The long list of recent security breaches around the Executive Office are inexcusable. Secret Service Director Julie Pierson seems more interested in defending her inept agency than she is in protecting the most powerful person in the world. In short, shame on you, Pierson. Be sure to let the door hit you on the way out.
Every so often, a federal agency does something so questionable that it makes one shake his head in disbelief. This is about saving bagpipes and other musical instruments from seizure by federal officials at the U.S. border. It is a tragedy in the making.
Al-Shabaab remains a major recruiter of U.S. citizens, particularly in Minnesota. One man, Mohamed Ahmed, is doing his part to counter the terrorist messages, offering an alternative view of what really happens when someone joins a jihadist group.
Is momentum building again to fix the debacle of overlapping congressional oversight of DHS? I sure hope so.
The recent security breach at the White House has a lot of Washington and the nation talking. Most of the White House security is understandable and defendable, but in looking at the most recent security incident and rumors of the Secret Service wanting to expand the security perimeter further, people have had enough of being cordoned off and told to step away from “the People’s House.”
A new Washington Post story details lingering problems at DHS in terms of retaining leadership and talent in some of its most critical positions. If you talk to anyone at the Department today, they’ll tell you firsthand how bad things are. Since this is Washington, and we don’t meaningfully address issues to solve them, let’s play the game we’re all really good at – the blame game.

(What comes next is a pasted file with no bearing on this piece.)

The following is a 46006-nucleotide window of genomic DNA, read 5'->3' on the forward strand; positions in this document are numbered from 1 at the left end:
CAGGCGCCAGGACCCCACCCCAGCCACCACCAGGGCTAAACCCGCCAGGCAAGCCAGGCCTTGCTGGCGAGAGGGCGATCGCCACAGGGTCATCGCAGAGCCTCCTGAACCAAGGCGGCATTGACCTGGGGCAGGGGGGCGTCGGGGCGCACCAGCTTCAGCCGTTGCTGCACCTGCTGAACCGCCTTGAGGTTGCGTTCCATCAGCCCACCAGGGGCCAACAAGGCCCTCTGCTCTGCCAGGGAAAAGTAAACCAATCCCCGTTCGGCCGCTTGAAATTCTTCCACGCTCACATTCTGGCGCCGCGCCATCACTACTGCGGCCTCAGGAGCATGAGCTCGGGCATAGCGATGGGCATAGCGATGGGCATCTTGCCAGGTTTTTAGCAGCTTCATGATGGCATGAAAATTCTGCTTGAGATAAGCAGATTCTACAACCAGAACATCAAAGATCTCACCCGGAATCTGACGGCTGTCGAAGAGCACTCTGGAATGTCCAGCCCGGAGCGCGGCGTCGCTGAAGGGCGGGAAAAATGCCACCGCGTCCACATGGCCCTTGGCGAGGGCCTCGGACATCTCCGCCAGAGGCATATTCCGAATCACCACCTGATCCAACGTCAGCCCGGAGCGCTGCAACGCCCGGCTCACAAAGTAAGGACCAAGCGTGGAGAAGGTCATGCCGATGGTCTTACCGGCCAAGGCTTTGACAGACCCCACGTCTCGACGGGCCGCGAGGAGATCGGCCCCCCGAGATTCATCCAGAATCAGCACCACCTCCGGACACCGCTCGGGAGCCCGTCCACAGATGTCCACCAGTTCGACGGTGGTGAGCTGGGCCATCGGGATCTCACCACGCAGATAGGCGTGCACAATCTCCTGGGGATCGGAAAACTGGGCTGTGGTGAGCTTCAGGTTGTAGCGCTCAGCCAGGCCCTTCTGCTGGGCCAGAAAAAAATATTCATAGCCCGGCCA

September 21 marks the one-year anniversary of the Nairobi Westgate Attack in Kenya. The brutal terrorist and hostage attempt carried out by al-Shabaab terrorists killed 65 people and included a standoff that lasted four days. Kenya has turned a corner in the global battle against terrorism, and there are lessons here for the United States.
Last week was yet another anniversary of the September 11, 2001, terrorist attack. I dread the coming of this day every year. There have been so many days I have wanted to forget about that day. Erase it from memory and go on with life as if it never happened. But as time passed, I realized the recognition of the anniversary served a function.
It’s hard to believe it’s been 13 years since the September 11 attacks. Every generation witnesses horrors but in recording those experiences and sharing them with others we impart the painful lessons learned to lead us to ways to stop them from ever occurring again.
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